The Braves will promote top shortstop prospect Dansby Swanson tomorrow, according to a team announcement. President of baseball operations John Hart says that the youngster will be in the starting lineup tomorrow, David O’Brien of the Atlanta Journal-Constitution tweets.
Swansons promotion comes on the heels of the team’s trade of shortstop Erick Aybar to the Tigers. That deal brought in a prospect and also opened a spot for Swanson to receive his first taste of the majors. For the time being, at least, he won’t be accompanied by hopeful future double-play partner Ozzie Albies.
Mid-season top-prospect lists all agreed that Swanson is one of the ten best pre-MLB assets in baseball. MLB.com (#5), Baseball America (#7), and Baseball Prospectus (#10) all concurred in that regard.
Regardless of his precise placement, Swanson looks to be a key future piece for the rebuilding Braves, who acquired him — along with outfielder Ender Inciarte and righty Aaron Blair — in an offseason swap for righty Shelby Miller. That trade seemed like a score at the time and has further tilted in Atlanta’s favor as Miller has struggled. Still, it remains to be seen how the trio of quality assets will perform for the Braves — though they have plenty of seasons to come to provide value.
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Swanson was always seen as the headliner of that deal. The number one overall pick of the 2015 draft out of Vanderbilt, he came to Atlanta with expectations of both a swift rise and strong future value. Both he and Albies are shortstops by trade, though it seems the latter will likely end up playing second when both reach the majors.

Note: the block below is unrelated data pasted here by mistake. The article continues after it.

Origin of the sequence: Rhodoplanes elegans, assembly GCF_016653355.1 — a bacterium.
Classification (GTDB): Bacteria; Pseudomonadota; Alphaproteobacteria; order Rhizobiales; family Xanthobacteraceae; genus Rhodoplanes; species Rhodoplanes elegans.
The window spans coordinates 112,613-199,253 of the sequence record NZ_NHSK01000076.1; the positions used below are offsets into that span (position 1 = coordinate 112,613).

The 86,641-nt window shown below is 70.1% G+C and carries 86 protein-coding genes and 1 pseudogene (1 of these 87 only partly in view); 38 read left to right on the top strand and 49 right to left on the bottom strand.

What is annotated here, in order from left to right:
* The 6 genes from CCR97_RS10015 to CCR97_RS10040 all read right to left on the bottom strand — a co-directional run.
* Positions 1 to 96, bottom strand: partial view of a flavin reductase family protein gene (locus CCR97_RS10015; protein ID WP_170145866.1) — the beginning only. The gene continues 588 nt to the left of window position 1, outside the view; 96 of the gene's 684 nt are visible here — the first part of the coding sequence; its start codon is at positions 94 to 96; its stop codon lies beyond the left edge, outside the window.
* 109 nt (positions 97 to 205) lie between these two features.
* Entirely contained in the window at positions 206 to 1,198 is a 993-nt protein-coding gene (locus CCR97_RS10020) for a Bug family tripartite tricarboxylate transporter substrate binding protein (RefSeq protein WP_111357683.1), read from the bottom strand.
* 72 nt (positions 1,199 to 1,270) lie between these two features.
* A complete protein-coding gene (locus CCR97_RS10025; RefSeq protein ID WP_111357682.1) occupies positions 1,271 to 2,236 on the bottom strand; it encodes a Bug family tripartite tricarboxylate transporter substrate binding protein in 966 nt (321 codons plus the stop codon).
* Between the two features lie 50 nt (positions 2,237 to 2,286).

Though he has moved as quickly through the system as had been forecasted, Swanson hasn’t dominated the minor league ranks to the extent of Alex Bregman of the Astros — another SEC shortstop who was taken one pick behind Swanson but beat him to the majors. Swanson made short work of the High-A level, but owns a solid but not overwhelming .261/.342/.402 slash in his 377 plate appearances thus far at Double-A.
Still, the Braves felt that Swanson was ready to skip the highest level of the minors altogether. And prospect watchers seem to agree with the optimism, grading him as an above-average future big leaguer in virtually all aspects of the game. An advanced approach, good pop, some base stealing ability, and a sure glove with good physical tools give Swanson a full arsenal with which to work. Though he isn’t a true standout in any area, he comes with both a solid floor and the ceiling of a perennially above-average regular.
By making the move now, the Braves will allow Swanson to accumulate 47 days of service time. Assuming he is able to play well enough to lock down the starting job at short for the 2017 campaign — which is surely the club’s hope — then he’d first reach arbitration eligibility in advance of the 2020 season while qualifying for free agency after 2022.
Photo courtesy of USA Today Sports Images.